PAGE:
In a post earlier this week, we took a look at an article the latest edition of Seeking Truth (求是) journal by the president of Xinhua News Agency, Cai Mingzhao (蔡名照), which sought to unpack the “spirit” of President Xi Jinping’s speech last month to a national conference on propaganda and ideology. Cai’s article laid the official discourse on thick, emphasizing the core status of President Xi Jinping and his banner term (旗帜语), “Xi Jinping Thought of Socialism With Chinese Characteristics for the New Era.” He also stressed the importance of what is now being called the “15-character mission,” or shiwuzi shiming renwu (15字使命任务).
All of Cai’s language boiled down to a single unmistakable message — the need to assert the absolute dominance of the Chinese Communist Party, with Xi Jinping as its core leader, in all media and propaganda work. Journalists at Xinhua, said Cai, must “maintain a high level of uniformity in terms of political positions, political orientation, political principles and political path with the Central Party with Comrade Xi Jinping as the core, firmly preserving the core status of General Secretary Xi Jinping within the Party’s Central Committee and within the entire Party.”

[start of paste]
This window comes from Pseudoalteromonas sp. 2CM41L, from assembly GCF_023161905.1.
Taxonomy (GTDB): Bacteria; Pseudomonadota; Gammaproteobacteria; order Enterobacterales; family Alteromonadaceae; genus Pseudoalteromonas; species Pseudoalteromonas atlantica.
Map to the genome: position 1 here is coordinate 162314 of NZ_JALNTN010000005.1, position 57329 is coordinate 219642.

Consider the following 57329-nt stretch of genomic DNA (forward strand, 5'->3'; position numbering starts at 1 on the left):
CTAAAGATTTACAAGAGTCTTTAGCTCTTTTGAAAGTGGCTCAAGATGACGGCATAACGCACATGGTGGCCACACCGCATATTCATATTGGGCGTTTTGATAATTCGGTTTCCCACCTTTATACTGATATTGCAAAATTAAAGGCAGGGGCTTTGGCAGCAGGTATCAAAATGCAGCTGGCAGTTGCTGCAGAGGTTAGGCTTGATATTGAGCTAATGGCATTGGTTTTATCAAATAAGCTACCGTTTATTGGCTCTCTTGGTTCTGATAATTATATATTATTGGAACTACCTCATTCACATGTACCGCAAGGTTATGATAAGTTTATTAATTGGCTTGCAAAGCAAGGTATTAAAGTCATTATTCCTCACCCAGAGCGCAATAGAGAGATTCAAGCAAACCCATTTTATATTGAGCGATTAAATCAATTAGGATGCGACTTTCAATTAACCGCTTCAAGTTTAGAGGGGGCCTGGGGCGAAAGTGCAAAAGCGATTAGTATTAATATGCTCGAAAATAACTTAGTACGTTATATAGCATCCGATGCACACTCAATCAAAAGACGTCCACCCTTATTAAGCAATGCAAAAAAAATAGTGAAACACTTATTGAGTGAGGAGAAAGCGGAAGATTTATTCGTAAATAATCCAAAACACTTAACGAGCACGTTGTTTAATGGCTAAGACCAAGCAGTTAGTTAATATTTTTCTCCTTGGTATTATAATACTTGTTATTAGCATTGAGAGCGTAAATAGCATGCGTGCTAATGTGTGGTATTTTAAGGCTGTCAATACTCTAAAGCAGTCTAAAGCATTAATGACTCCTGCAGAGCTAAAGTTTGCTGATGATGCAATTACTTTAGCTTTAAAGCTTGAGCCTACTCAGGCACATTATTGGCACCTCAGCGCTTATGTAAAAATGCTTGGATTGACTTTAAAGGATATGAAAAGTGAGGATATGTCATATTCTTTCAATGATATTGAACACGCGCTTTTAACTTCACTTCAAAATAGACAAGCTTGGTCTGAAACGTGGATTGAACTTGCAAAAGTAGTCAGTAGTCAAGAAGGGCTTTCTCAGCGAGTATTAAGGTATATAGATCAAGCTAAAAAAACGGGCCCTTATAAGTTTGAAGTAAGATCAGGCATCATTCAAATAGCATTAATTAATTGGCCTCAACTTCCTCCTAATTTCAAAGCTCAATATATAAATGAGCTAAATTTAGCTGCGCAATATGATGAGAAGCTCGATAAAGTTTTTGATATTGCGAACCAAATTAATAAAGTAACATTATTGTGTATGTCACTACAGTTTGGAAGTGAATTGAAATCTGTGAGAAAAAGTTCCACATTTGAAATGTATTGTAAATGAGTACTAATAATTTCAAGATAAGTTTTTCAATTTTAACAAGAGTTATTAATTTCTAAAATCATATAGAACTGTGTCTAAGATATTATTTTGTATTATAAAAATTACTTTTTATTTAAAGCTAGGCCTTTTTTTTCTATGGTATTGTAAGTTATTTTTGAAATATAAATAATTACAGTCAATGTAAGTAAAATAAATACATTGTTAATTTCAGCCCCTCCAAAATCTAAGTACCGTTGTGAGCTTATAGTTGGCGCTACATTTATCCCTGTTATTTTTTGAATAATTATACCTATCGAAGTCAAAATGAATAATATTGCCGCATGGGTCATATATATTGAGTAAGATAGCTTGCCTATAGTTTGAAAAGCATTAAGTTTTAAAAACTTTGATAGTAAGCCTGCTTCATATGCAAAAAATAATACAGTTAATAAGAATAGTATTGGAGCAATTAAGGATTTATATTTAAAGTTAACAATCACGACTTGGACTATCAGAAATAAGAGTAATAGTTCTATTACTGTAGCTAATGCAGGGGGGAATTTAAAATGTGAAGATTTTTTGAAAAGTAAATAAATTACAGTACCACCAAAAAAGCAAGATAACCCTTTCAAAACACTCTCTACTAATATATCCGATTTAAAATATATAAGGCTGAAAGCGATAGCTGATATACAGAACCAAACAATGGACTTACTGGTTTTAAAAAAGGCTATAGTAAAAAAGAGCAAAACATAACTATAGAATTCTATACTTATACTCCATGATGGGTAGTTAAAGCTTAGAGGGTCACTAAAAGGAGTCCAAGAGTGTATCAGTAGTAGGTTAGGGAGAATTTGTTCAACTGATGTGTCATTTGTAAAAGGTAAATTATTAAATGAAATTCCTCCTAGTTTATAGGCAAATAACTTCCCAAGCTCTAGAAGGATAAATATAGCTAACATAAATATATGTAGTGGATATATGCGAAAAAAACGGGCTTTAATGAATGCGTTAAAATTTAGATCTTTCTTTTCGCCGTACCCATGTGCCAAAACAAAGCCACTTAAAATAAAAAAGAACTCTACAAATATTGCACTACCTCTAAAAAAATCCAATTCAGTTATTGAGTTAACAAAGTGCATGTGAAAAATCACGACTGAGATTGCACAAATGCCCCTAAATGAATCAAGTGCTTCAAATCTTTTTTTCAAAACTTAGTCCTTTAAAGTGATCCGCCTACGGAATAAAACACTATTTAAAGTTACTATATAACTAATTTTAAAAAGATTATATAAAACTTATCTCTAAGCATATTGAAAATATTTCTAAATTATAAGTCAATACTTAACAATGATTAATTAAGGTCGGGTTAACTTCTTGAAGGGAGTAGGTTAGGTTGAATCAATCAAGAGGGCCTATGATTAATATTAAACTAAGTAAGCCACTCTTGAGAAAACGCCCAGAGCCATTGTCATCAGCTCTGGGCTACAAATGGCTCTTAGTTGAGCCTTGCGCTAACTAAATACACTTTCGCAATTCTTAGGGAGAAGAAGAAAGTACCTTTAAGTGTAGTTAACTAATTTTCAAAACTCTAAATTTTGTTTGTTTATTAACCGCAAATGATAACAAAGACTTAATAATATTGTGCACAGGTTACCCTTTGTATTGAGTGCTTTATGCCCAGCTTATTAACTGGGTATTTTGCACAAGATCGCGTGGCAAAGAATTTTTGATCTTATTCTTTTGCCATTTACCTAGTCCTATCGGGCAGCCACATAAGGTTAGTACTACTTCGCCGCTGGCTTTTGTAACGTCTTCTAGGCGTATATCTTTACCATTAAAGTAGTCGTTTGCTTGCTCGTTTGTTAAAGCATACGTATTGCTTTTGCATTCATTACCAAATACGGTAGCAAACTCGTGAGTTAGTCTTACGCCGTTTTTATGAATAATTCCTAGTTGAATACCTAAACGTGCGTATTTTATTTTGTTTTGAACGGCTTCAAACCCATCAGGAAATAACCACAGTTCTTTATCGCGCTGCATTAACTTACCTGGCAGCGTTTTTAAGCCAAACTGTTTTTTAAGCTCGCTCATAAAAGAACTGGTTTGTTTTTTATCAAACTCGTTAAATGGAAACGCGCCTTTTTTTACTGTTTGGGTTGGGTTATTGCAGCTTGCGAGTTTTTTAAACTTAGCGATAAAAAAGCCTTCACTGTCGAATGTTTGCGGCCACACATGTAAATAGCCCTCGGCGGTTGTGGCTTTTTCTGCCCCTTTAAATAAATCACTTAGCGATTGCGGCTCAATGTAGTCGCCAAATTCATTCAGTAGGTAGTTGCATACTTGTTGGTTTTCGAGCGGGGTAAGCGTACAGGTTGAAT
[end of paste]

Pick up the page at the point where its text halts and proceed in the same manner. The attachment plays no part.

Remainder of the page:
How odd it seems then that it is also Cai Mingzhao’s own Xinhua News Agency that in recent weeks has bemoaned the fact that journalists, particularly at the local level, not longer criticize Party and government officials. On August 31, in the wake of Xi Jinping’s address to the work conference on propaganda and ideology, Xinhua Daily Communication (新华每日电讯), a paper published by the news agency since 1993, ran a piece that criticized local officials in China of “having a sensitivity toward supervision by public opinion” (舆论监督敏感症). It bemoaned the fact that certain media, and particularly journalists working at the local and regional levels (as opposed to the center), have “lost their capacity to conduct supervision by public opinion.” They have, instead, “nurtured the habit,” said the paper, of “reporting only the good news, not the unpleasant news,” or baoxi bu baoyou (报喜不报忧).
How should we understand this deep inconsistency — between Cai’s genuflection and his agency’s call for a more critical, even adversarial, attitude?